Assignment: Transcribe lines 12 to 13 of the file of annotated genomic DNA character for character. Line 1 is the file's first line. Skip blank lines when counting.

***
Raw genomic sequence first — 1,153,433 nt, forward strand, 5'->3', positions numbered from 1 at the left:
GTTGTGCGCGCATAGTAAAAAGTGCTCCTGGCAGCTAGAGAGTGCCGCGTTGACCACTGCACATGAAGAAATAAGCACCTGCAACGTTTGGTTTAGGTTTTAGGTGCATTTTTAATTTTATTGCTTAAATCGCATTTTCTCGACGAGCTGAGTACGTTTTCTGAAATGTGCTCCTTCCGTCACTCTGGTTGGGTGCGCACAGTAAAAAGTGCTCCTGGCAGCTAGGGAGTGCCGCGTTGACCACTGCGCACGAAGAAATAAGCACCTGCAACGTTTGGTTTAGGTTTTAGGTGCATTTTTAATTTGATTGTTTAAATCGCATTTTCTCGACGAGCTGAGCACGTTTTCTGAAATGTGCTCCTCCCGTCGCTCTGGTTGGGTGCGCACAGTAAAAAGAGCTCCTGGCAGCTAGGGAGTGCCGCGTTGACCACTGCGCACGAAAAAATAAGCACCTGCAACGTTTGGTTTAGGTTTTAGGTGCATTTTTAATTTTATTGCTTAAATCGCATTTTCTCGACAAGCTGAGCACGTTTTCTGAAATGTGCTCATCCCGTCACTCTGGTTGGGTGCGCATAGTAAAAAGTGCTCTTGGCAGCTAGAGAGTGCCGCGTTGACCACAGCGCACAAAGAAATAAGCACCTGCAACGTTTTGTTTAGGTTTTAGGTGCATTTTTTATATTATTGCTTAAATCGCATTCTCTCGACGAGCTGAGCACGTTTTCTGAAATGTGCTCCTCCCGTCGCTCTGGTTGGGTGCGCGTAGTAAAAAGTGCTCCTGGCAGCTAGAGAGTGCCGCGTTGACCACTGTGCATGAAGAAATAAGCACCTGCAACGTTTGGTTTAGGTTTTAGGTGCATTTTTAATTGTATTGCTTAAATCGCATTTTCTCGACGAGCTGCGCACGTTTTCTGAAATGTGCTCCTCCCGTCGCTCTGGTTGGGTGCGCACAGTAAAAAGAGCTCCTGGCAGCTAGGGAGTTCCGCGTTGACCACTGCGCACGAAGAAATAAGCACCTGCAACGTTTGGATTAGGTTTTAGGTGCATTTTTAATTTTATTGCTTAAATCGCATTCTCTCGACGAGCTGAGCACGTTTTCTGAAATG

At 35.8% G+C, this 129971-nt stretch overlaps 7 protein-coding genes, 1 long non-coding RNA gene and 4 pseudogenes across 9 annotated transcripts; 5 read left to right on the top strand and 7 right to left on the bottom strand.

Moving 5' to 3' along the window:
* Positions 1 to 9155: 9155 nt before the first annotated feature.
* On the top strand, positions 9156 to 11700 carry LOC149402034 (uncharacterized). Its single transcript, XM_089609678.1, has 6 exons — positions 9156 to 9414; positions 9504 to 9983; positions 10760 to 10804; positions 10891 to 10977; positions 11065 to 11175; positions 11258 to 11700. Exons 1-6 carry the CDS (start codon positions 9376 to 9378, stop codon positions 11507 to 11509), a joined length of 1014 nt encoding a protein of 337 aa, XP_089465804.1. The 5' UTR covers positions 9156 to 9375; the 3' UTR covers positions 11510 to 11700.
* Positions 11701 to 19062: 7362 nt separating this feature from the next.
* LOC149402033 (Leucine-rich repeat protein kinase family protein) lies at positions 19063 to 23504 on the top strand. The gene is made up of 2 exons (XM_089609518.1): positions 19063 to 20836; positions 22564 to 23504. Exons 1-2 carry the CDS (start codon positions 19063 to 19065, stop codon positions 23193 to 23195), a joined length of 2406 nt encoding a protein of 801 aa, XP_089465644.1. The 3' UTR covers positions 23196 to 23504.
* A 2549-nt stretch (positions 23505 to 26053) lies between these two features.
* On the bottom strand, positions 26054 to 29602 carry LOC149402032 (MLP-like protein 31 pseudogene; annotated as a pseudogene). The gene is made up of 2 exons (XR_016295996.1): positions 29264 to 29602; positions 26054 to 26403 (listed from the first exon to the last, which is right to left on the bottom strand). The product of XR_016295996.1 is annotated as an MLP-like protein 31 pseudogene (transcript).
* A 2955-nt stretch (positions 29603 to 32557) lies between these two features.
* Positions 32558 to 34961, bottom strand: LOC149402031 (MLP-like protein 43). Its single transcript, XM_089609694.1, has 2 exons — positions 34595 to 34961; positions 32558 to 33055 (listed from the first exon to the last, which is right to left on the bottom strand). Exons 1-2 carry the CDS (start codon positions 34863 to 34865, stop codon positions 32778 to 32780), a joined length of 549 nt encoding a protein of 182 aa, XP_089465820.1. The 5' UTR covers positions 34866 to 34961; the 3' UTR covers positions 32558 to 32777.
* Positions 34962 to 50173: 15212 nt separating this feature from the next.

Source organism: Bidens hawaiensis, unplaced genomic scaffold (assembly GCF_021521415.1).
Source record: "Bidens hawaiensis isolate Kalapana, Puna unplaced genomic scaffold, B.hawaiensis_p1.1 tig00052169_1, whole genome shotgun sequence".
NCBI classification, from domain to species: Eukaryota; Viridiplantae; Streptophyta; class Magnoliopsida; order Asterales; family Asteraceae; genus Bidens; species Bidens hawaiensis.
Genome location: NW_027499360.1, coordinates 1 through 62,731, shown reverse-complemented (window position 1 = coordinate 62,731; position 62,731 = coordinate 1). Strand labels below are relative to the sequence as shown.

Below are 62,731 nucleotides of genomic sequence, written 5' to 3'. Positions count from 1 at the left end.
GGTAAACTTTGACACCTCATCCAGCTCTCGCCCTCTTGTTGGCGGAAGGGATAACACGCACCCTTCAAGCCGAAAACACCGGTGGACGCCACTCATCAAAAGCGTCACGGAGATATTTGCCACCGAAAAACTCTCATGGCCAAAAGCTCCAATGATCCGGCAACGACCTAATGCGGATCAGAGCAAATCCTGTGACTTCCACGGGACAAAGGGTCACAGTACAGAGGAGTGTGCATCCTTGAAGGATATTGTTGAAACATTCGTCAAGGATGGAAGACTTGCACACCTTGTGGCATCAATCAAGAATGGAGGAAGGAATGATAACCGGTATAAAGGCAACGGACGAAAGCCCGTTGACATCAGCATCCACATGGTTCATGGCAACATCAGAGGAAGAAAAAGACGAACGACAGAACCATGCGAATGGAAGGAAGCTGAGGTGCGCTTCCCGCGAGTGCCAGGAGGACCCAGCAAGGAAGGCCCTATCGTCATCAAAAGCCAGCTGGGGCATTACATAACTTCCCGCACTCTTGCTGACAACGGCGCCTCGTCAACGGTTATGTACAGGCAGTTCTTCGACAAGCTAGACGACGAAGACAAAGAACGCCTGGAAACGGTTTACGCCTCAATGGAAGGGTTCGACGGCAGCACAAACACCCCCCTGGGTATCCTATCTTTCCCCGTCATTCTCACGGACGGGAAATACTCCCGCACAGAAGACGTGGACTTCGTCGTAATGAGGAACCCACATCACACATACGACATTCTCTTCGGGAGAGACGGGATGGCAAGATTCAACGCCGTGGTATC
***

* Positions 32558 to 34961, bottom strand: LOC149402031 (MLP-like protein 43). Its single transcript, XM_089609694.1, has 2 exons — positions 34595 to 34961; positions 32558 to 33055 (listed from the first exon to the last, which is right to left on the bottom strand). Exons 1-2 carry the CDS (start codon positions 34863 to 34865, stop codon positions 32778 to 32780), a joined length of 549 nt encoding a protein of 182 aa, XP_089465820.1. The 5' UTR covers positions 34866 to 34961; the 3' UTR covers positions 32558 to 32777.
* Positions 34962 to 50173: 15212 nt separating this feature from the next.